Poverty Less Than .02 Percent of Lead Media Coverage

Did you know that poverty represents less than 0.02 percent of lead media coverage? Compare that with prominent news topics:

  • Politics: 16 percent

  • Business: 4 percent
  • Immigration: 1.4 percent
  • Education: 1.2 percent
  • Science: 0.6 percent
  • There was some improvement in 2011 (0.22 percent), and between January 2012 and May 2012 (0.25 percent).

    That's not enough.

    Yesterday, the Tavis Smiley Foundation kicked off the next phase of our initiative "Ending Poverty: America's Silent Spaces." I traveled to Washington, D.C., to participate in "Reinventing the War on Poverty," a national symposium hosted by The Atlantic and the American Federation of Teachers. One of the things that I addressed during an interview with Bloomberg View columnist Margaret Carlson is the lack of sustained media coverage of poverty in America.

    In the clip below, Margaret and I discuss how to get the media to increase its quantity and quality of coverage of this critical issue.

    What can the media do?

    1. Increase its sustained coverage of poverty-related articles, not only as a reaction to a political agenda.

  • Be a source of information that is balanced, accurate and comprehensive.
  • Promote our collective appreciation of the inherent values we all share in alleviating domestic poverty. Yes, issues like poverty are often complex and laden with political jargon and extreme stereotypes, but we must challenge ourselves to think beyond the numbers. Are we really telling the diversity of stories among the 50 million people impacted by poverty?
  • Stimulate public interest and give citizens the basis to make informed decisions about anti-poverty program policies and programs (e.g., raising the minimum wage).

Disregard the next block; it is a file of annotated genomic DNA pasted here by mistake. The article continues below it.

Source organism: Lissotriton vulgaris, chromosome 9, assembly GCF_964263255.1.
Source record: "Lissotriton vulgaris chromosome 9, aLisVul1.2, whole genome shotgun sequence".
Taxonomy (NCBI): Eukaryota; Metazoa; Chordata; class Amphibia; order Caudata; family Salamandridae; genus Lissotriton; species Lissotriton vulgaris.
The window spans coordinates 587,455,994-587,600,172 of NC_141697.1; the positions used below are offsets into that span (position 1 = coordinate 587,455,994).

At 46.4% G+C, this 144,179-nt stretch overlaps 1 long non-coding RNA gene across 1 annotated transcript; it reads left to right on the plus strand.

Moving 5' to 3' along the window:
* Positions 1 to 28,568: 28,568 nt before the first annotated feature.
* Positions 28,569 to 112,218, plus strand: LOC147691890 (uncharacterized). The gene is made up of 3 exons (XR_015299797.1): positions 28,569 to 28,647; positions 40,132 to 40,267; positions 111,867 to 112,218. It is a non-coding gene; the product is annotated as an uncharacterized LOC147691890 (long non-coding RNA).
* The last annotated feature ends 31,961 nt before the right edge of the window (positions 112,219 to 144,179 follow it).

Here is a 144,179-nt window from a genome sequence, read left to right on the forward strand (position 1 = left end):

• So if the media has the power to do all that I have just mentioned, why are media stories on poverty in America so insufficient? Stories that showcase the faces of poverty do not grab the public's attention the way that entertainment, political and economic stories do -- unless poverty stories are controversial or negative, that is.

    Poverty is a complex, multifaceted issue that encompasses business, economics, culture, education, health and the grim reality of the 50 million men, women and children living with it on a daily basis in our nation. However, this poverty pandemic presents us with an opportunity to engage and mobilize the public. To this end, I hope "Ending Poverty: America's Silent Spaces" will be another catalyst that increases and improves the quantity and quality of reporting on domestic poverty. We all have the opportunity to build important networks and partnerships with media: Reach out and share a story, tweet your concerns, write a letter-to-the-editor... just raise your voice about this critical issue. We can all make a difference.